y= u^5 +u^3
u= 3/v - 4v
v= 3 - x^2
Use the chain rule in Leibniz notation to find (dy/dx) when x = 2
Text gives the solution: -48608
do i use:
(dy/dx) = (dy/du)(du/dv)(dv/dx) because when I do, I don't get the right answer.
y= u^5 +u^3
u= 3/v - 4v
v= 3 - x^2
Use the chain rule in Leibniz notation to find (dy/dx) when x = 2
Text gives the solution: -48608
do i use:
(dy/dx) = (dy/du)(du/dv)(dv/dx) because when I do, I don't get the right answer.
you do use the chain rule, but first you have to substitute to get your function in terms of x
$\displaystyle u=\frac{3}{3-x^2}-4(3-x^2)$
then distrubute
$\displaystyle u=\frac{3}{3-x^2}-(12-4x^2)$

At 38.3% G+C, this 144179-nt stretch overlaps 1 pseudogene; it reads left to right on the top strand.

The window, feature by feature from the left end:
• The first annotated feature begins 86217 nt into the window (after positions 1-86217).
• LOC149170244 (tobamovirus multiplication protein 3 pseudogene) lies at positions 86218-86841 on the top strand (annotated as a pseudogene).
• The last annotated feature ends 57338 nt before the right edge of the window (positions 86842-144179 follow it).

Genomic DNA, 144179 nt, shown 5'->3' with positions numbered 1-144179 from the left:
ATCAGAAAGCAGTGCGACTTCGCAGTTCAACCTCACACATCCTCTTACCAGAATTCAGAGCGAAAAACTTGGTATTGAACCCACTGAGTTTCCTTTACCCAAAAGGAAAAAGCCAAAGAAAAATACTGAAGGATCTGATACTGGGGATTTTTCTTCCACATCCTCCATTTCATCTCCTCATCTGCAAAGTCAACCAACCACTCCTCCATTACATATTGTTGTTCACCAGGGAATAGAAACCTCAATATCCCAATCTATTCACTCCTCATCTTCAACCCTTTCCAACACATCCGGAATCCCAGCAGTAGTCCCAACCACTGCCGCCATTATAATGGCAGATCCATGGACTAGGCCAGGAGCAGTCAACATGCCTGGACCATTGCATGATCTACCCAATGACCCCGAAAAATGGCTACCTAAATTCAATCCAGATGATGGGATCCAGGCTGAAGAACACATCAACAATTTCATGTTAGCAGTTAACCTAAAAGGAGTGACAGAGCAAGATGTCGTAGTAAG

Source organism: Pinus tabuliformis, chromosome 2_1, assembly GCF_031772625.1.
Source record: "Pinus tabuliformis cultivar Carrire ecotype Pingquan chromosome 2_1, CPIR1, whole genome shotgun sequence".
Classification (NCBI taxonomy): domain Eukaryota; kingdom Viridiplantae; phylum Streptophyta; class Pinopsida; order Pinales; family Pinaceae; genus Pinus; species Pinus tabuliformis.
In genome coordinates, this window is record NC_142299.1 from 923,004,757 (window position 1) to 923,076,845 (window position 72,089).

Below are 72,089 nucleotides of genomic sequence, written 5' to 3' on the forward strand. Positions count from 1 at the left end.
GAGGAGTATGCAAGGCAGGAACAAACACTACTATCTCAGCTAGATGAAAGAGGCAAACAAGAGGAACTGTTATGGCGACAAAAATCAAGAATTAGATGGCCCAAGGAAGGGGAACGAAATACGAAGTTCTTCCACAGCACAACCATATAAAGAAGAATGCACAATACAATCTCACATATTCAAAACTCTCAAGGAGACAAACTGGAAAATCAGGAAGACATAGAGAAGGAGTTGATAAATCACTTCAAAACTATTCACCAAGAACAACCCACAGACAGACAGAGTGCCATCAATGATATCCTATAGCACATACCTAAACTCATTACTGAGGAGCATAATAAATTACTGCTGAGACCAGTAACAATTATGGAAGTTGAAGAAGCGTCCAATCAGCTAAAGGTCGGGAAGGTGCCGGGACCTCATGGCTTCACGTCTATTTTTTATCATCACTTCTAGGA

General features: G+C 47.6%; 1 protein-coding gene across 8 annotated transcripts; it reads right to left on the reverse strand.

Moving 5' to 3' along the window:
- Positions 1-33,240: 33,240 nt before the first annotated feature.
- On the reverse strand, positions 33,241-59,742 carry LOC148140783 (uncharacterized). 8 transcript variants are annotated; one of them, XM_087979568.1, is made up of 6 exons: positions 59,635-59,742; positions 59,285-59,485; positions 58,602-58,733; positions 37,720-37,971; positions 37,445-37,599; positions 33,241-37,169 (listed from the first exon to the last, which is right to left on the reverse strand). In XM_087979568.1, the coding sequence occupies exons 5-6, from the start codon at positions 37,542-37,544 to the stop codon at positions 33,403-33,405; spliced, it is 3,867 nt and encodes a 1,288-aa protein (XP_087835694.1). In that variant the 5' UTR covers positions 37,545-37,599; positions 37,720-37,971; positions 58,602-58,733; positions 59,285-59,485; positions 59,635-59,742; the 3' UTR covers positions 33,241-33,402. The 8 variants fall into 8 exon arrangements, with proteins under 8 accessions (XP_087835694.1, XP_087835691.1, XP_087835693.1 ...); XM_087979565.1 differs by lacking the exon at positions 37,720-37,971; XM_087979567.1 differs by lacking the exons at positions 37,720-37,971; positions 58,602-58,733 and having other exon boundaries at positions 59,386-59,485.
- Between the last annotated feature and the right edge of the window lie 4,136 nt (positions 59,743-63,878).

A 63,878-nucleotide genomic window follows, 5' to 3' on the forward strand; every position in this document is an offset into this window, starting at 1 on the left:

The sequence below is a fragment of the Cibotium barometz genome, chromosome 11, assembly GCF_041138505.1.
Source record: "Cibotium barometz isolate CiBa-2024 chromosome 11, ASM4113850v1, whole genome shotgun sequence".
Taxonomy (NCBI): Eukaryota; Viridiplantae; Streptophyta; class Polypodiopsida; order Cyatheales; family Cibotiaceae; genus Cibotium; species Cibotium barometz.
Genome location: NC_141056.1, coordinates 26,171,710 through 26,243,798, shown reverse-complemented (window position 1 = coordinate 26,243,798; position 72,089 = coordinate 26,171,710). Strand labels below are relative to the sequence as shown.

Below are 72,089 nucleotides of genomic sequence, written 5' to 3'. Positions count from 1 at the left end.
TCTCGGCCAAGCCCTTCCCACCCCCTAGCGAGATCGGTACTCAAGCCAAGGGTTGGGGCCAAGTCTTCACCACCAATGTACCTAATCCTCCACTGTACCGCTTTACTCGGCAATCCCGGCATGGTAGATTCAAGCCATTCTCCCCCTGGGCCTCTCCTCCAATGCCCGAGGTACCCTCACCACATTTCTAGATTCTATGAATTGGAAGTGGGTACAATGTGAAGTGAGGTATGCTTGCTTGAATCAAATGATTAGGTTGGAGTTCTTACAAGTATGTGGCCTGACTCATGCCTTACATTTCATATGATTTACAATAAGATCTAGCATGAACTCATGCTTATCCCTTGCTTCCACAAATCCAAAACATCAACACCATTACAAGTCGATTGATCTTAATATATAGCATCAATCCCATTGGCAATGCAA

y= u^5 +u^3
$\displaystyle y=(\frac{3}{3-x^2}-(12-4x^2))^5+(\frac{3}{3-x^2}-(12-4x^2))^3$
now u can differentiate this function using the chain rule in terms of $\displaystyle \frac{dy}{dx}$
Well take the derivative:
$\displaystyle \frac{dy}{dx} = {\color{blue}\frac{dy}{du}} \cdot {\color{red}\frac{du}{dv}} \cdot {\color{magenta}\frac{dv}{dx}}$
$\displaystyle \frac{dy}{dx} = {\color{blue} \left(5u^{4} + 3u^{4}\right) } \cdot {\color{red} \left(-3v^{-2} - 4\right)} \cdot {\color{magenta}-2x}$ (Just the application of the power rule over and over again)
Now use x = 2 to find v(2) and u(2):
$\displaystyle v(2) = 3 - (2)^{2}$
$\displaystyle u(2) = \frac{3}{v(2)} - 4v(2)$
Then plug all these values into your expression for $\displaystyle \frac{dy}{dx}$ at x = 2